Island Generation, a 275-megawatt natural gas-fired power plant in Campbell River. Photo courtesy Capital Power.

We believe the decision by BC Hydro to not re-contract Island Generation is wrong: letter

For the past 20 years, the Island Generation facility in Campbell River has been a vital source of reliable power for Vancouver Island and BC's Lower Mainland. That reliability is now at risk.

For the past 20 years, the Island Generation facility in Campbell River has been a vital source of reliable power for Vancouver Island and BC’s Lower Mainland. That reliability is now at risk.

A recent draft proposal from BC Hydro puts the facility’s future in doubt and, if left unchanged, would likely result in Island Generation’s closure and decommissioning starting mid-2022.

Why does this matter and why should you care? Because Vancouver Island’s power grid relies heavily on transmission from the mainland – transmission that is not always available. Transmission capacity can be severely limited for a number of reasons including when the region suffers extended heat waves or cold snaps, or when transmission to the Island undergoes planned or unplanned maintenance. It’s during those times when Island Generation has always stepped up to the plate.

Island Generation is the largest power generation facility on Vancouver Island and represents about one third of total power capacity generation for the Island. The facility does not run all the time but is instead relied on when BC Hydro needs a source of electricity. When demand is up, or when unexpected events impact the availability of other parts of the BC Hydro system, the facility turns on and ensures power reaches homes across the Island.

This summer, we faced record high temperatures resulting in record demand on our electricity system and Island Generation played a major role to guarantee the system did not buckle from the heat and the demand. During these high temperatures there was also an unexpected outage of one of the transmission lines connecting Vancouver Island to the mainland. During that time, Island Generation was called upon to provide electricity and has been doing so since July 9th.

Despite this, BC Hydro’s draft planning documents for the future of the power grid do not see a need for Island Generation, and do not provide any detailed analysis showing what their immediate backup plan is if Island Generation is off the grid by this time next year.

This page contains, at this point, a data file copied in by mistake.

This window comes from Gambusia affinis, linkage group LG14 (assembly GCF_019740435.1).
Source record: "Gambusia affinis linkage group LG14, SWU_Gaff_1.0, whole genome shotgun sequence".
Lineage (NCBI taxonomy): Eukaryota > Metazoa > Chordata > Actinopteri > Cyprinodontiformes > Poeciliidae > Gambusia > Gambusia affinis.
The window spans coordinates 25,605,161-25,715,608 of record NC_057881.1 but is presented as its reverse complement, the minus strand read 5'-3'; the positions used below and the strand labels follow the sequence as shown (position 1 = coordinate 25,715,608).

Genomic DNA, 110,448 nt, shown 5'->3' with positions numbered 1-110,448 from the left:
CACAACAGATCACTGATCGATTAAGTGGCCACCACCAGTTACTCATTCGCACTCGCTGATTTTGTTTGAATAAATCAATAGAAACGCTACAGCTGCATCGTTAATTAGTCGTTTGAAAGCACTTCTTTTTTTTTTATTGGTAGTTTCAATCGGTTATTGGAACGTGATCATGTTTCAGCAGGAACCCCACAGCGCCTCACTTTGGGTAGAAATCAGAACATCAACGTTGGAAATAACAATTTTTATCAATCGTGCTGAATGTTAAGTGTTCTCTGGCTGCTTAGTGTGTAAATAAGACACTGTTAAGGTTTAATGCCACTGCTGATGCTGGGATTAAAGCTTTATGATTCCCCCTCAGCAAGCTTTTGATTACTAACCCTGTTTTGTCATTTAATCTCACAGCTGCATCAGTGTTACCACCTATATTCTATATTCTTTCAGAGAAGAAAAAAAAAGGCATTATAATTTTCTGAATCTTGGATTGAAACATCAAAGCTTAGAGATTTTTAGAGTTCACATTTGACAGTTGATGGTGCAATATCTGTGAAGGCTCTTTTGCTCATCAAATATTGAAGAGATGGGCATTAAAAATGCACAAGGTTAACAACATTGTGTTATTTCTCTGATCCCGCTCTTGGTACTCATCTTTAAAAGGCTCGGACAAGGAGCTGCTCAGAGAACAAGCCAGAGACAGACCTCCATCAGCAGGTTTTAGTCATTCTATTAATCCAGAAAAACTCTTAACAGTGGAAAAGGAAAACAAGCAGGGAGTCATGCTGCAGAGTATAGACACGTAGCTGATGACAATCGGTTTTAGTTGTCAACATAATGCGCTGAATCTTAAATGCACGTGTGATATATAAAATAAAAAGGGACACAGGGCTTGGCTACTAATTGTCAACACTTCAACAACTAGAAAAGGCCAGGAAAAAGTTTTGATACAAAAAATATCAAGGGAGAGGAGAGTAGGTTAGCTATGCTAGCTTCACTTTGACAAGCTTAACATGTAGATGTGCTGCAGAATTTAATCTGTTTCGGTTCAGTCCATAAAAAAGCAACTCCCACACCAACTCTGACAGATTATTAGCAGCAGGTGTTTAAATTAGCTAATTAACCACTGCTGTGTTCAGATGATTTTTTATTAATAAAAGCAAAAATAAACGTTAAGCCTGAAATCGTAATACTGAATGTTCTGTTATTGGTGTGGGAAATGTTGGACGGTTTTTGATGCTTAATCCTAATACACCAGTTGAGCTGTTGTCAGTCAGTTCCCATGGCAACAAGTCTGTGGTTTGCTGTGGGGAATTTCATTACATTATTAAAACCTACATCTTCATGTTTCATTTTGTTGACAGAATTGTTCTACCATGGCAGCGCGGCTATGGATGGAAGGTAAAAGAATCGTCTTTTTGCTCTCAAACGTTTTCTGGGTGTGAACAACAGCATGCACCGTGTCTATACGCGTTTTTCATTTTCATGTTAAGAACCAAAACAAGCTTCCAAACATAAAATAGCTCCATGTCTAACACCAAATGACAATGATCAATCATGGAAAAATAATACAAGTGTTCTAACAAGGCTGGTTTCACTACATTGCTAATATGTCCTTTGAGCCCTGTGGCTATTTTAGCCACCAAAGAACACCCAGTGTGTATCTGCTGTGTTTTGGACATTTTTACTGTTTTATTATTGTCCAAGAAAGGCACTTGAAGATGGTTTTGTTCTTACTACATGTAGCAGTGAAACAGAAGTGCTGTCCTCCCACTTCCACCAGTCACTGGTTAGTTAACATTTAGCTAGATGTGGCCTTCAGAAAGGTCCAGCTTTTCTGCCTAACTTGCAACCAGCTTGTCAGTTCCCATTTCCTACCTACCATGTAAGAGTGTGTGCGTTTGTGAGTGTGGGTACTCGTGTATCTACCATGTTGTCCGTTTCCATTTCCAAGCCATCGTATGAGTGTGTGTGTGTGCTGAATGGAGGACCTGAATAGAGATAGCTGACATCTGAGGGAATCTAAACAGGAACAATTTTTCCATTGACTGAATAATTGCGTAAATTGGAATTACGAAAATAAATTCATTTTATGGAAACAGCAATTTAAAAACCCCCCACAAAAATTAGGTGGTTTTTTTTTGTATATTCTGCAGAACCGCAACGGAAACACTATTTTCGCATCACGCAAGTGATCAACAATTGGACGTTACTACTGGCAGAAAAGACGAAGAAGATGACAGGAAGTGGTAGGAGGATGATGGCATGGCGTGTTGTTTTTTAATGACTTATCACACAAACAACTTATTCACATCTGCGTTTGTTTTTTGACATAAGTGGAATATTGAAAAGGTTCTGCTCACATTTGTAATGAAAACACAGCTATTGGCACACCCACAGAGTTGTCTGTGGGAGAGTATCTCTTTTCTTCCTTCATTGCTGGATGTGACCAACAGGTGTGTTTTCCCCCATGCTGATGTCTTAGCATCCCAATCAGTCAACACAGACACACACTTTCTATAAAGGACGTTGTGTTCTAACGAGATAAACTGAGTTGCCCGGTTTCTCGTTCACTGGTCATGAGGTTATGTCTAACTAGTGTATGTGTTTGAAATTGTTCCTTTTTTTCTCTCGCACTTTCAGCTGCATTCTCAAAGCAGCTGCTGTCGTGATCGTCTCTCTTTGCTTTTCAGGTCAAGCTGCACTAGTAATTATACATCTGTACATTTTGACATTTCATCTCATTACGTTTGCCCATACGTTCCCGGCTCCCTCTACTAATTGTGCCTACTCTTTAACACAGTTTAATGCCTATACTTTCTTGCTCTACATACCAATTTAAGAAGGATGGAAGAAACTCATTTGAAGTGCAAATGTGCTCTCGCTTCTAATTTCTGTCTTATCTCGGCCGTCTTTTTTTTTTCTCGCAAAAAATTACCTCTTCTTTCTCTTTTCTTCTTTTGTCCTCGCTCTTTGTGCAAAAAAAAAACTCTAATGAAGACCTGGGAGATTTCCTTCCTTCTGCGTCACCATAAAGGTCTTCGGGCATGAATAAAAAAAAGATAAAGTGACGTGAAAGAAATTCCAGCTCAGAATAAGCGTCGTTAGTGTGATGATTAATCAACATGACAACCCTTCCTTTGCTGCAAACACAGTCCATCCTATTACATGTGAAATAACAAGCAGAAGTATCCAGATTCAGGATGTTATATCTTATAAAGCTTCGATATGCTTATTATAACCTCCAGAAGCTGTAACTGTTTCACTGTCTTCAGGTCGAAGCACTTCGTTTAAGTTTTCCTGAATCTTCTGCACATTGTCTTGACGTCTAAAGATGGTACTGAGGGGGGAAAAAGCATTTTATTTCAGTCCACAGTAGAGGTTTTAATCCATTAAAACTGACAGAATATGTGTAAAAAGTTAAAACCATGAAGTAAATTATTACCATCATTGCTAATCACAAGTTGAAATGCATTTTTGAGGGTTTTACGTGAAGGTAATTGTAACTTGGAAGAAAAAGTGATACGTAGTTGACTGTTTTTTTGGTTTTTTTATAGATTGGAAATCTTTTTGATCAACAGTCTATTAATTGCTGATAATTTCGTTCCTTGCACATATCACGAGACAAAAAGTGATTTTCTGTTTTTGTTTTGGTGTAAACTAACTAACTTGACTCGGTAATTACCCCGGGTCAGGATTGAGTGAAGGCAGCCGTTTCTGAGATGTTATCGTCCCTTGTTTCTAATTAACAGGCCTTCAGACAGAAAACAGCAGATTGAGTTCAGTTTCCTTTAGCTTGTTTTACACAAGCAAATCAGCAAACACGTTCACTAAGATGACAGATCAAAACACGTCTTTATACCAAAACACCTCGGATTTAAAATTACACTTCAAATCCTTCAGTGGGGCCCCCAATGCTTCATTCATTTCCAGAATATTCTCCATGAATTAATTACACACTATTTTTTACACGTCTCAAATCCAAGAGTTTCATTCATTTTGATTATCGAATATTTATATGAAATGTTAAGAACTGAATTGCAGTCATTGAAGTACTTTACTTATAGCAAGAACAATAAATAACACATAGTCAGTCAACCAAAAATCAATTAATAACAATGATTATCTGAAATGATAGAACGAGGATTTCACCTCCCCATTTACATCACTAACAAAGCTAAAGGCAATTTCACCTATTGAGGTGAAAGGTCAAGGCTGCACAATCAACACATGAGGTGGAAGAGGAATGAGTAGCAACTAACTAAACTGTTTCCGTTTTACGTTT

We cannot afford to get this wrong. The events of this summer severely tested the resiliency of the BC system, and the availability of Island Generation was a key reason why the lights stayed on. When we are faced with another extreme weather event, we need to make sure power is there for those who need it in BC.

Island Generation is a big part of the answer to keeping lights on, fridges running, and the Internet working.

Beyond the critical need for Island Generation for reliable energy on the Island, the facility has another important role for Campbell River. It’s been a valuable resource to the community.

Annually, this facility provides roughly $1.5 million in property taxes to the City of Campbell River. That is more than four per cent of the annual property taxes collected by the city in 2020 and has helped fund core public services like water, utilities, municipal clean up, and public transportation.

At Capital Power, we are proud of the role we have taken to invest directly in the community as well. We have joined with non-profits, community groups, and health services year over year because we believe in this region and this city. Island Generation is also home to 15 full-time employees who play a vital role in making sure power gets to homes needed. That’s all at risk unless current plans for the facility change.

We believe the decision by BC Hydro to not re-contract Island Generation is the wrong one for the city, for Vancouver Island and for the entire province. However, there is still time to change minds at BC Hydro and the provincial government.

This is why we’ve started a campaign at so the community and all of Vancouver Island can take action to support this vital facility and resource for all British Columbians. If you want a local and reliable power system, now is the time to make BC Hydro and the BC government aware of your concerns. Together, we can make a difference.

Kate Chisholm

Senior Vice President, Planning, Stakeholder Relations and Chief Sustainability Officer

Campbell River Mirror